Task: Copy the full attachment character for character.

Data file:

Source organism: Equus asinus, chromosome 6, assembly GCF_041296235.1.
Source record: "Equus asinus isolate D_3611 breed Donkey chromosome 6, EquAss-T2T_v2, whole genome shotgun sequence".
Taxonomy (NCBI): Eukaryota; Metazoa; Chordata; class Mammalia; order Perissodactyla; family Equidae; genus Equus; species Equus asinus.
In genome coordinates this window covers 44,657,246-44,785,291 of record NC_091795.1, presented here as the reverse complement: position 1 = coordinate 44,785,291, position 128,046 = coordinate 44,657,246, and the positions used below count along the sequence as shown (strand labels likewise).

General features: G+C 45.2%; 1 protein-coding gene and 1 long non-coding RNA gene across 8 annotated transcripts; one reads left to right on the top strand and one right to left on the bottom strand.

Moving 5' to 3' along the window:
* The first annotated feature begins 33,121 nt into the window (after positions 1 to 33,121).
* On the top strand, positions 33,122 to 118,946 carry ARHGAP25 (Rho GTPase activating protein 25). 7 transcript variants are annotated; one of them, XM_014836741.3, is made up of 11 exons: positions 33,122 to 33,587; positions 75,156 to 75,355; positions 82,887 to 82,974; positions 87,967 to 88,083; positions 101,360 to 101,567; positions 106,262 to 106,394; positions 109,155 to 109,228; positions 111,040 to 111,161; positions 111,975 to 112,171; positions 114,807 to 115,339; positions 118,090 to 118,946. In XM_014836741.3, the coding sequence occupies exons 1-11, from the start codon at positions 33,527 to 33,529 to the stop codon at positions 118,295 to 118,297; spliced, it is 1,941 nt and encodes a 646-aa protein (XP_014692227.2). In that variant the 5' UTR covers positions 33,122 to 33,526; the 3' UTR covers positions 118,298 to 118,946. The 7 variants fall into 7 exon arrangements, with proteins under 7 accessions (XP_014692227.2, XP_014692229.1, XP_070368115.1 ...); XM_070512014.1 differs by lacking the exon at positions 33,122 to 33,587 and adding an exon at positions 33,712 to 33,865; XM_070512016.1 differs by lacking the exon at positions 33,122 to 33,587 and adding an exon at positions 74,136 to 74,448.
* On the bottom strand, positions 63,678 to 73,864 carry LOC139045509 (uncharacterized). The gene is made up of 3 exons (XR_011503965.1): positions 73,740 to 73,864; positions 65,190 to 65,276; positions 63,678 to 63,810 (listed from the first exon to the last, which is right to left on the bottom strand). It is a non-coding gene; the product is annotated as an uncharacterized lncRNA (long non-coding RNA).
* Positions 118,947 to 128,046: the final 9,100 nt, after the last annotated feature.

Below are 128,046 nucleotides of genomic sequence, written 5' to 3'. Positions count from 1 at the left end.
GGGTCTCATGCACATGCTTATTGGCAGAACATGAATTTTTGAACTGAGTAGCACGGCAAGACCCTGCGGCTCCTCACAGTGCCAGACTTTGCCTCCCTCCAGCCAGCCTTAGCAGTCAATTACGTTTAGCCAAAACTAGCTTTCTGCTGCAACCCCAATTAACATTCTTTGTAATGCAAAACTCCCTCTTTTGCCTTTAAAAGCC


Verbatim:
Source organism: Equus asinus, chromosome 6, assembly GCF_041296235.1.
Source record: "Equus asinus isolate D_3611 breed Donkey chromosome 6, EquAss-T2T_v2, whole genome shotgun sequence".
Taxonomy (NCBI): Eukaryota; Metazoa; Chordata; class Mammalia; order Perissodactyla; family Equidae; genus Equus; species Equus asinus.
In genome coordinates this window covers 44,657,246-44,785,291 of record NC_091795.1, presented here as the reverse complement: position 1 = coordinate 44,785,291, position 128,046 = coordinate 44,657,246, and the positions used below count along the sequence as shown (strand labels likewise).

General features: G+C 45.2%; 1 protein-coding gene and 1 long non-coding RNA gene across 8 annotated transcripts; one reads left to right on the top strand and one right to left on the bottom strand.

Moving 5' to 3' along the window:
* The first annotated feature begins 33,121 nt into the window (after positions 1 to 33,121).
* On the top strand, positions 33,122 to 118,946 carry ARHGAP25 (Rho GTPase activating protein 25). 7 transcript variants are annotated; one of them, XM_014836741.3, is made up of 11 exons: positions 33,122 to 33,587; positions 75,156 to 75,355; positions 82,887 to 82,974; positions 87,967 to 88,083; positions 101,360 to 101,567; positions 106,262 to 106,394; positions 109,155 to 109,228; positions 111,040 to 111,161; positions 111,975 to 112,171; positions 114,807 to 115,339; positions 118,090 to 118,946. In XM_014836741.3, the coding sequence occupies exons 1-11, from the start codon at positions 33,527 to 33,529 to the stop codon at positions 118,295 to 118,297; spliced, it is 1,941 nt and encodes a 646-aa protein (XP_014692227.2). In that variant the 5' UTR covers positions 33,122 to 33,526; the 3' UTR covers positions 118,298 to 118,946. The 7 variants fall into 7 exon arrangements, with proteins under 7 accessions (XP_014692227.2, XP_014692229.1, XP_070368115.1 ...); XM_070512014.1 differs by lacking the exon at positions 33,122 to 33,587 and adding an exon at positions 33,712 to 33,865; XM_070512016.1 differs by lacking the exon at positions 33,122 to 33,587 and adding an exon at positions 74,136 to 74,448.
* On the bottom strand, positions 63,678 to 73,864 carry LOC139045509 (uncharacterized). The gene is made up of 3 exons (XR_011503965.1): positions 73,740 to 73,864; positions 65,190 to 65,276; positions 63,678 to 63,810 (listed from the first exon to the last, which is right to left on the bottom strand). It is a non-coding gene; the product is annotated as an uncharacterized lncRNA (long non-coding RNA).
* Positions 118,947 to 128,046: the final 9,100 nt, after the last annotated feature.

Below are 128,046 nucleotides of genomic sequence, written 5' to 3'. Positions count from 1 at the left end.
GGGTCTCATGCACATGCTTATTGGCAGAACATGAATTTTTGAACTGAGTAGCACGGCAAGACCCTGCGGCTCCTCACAGTGCCAGACTTTGCCTCCCTCCAGCCAGCCTTAGCAGTCAATTACGTTTAGCCAAAACTAGCTTTCTGCTGCAACCCCAATTAACATTCTTTGTAATGCAAAACTCCCTCTTTTGCCTTTAAAAGCC